It was said that the Emperor and Empress with their only son, Alexei, were killed in a different room and were shot several times to ensure they were dead, the grandduchesses were placed in  another room and were shot and stab.

The story of Anastasia's survival started when it was found out there were only three bodies identified as grandduchesses in the killing site. It was burned and scattered in the area. Many presumed one of them survived the massacre. One earliest version claimed, the missing body belonged to Anastasia. This initial report bore tales of the grandduchess supposed survival which became one of the most intriguing and celebrated mysteries of the 20th century.

Many women had claimed they were the "lost" grandduchess retelling stories how they survived the massacre. One of them was Anna Anderson who surfaced in the early 1920s, her case was heard in the German courts and run from the late 1930s to 1970s making it the longest controversial case ever tried in German courts. Her claim was never proven true. She died in 1984.

In 1994, to clear the controversy, a DNA test were conducted with Anderson's tissue sample from the hospital and the blood of Prince Philip, the Duke of Edinburgh, the great nephew of Empress Alexandra and a first cousin once removed to the Emperor Nicholas. The result was negative, concluding reports that Anderson was only an impostor.

In 1991, the burial site of the imperial family was excavated in the woods, DNA and skeletal analysis matched these remains to the imperial couple and three of their four daughters. Two children were missing in the grave site: one daughter and Alexei but it was never identified who among the Czar's four daughters were missing whether it was Maria or Anastasia. 

It was only in August 2007 that the mystery of the missing bodies were solved when a Russian archaeologist announced the discovery of two burned skeletons near Ekaterinburg. The description and site matched the notes mentioned in the memoirs of Yurovsky, the Russian commander who ordered the execution.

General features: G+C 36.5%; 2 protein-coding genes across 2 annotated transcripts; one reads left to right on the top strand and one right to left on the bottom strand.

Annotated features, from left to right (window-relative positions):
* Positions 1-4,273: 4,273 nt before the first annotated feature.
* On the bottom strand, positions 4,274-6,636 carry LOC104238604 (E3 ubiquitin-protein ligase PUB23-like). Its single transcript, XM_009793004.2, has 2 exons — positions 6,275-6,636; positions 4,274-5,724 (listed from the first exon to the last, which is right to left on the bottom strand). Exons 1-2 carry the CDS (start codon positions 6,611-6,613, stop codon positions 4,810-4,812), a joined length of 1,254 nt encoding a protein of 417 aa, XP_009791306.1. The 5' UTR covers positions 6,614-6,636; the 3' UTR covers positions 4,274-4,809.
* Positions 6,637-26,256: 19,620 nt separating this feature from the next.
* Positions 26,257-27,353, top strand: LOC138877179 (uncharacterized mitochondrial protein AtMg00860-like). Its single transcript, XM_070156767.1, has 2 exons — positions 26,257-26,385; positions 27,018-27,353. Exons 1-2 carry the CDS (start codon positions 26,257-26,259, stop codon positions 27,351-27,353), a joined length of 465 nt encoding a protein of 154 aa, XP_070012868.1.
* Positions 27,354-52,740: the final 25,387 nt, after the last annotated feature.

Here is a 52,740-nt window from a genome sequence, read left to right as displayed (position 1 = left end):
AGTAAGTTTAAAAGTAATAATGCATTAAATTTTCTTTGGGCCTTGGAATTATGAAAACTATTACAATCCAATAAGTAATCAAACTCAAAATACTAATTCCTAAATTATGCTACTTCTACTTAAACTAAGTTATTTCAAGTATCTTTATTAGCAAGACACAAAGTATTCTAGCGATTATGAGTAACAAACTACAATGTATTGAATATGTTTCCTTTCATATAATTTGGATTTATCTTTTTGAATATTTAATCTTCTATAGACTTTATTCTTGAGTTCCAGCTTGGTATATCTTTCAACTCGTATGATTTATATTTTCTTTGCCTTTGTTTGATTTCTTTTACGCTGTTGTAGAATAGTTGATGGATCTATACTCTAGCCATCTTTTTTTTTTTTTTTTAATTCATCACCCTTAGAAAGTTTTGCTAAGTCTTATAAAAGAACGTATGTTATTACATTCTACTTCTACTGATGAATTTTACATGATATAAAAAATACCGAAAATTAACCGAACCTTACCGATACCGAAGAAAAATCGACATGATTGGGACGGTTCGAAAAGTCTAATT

DNA testing conducted by multiple international laboratories confirmed the two burned skeletons belonged to the Tsarevitch and one of her sisters who could be possibly either Maria or Anastasia. The reports finally shed light on the long-running mystery of Anastasia's death, concluding that all of them died in 1917.

In 2000, Nicholas, Alexandra and their five children were canonized by the Russian Orthodox Church as passion bearers (in Russia, passion bearers refer to individuals who suffered death in a Christ-like manner). In 2008, the Russian Supreme Court recognized them as victims of Soviet repression and that they had been killed illegally, thus entitled to a legal rehabilitation by the state.

Until this report was published in 2008, me too was intrigued whether Anastasia had really survived the killings, a classic story of believing in fairy tales where imaginations travelled far way beyond the reality. The mystery was finally solved and Anastasia's survival story can be only fantasized in books, films and TV series.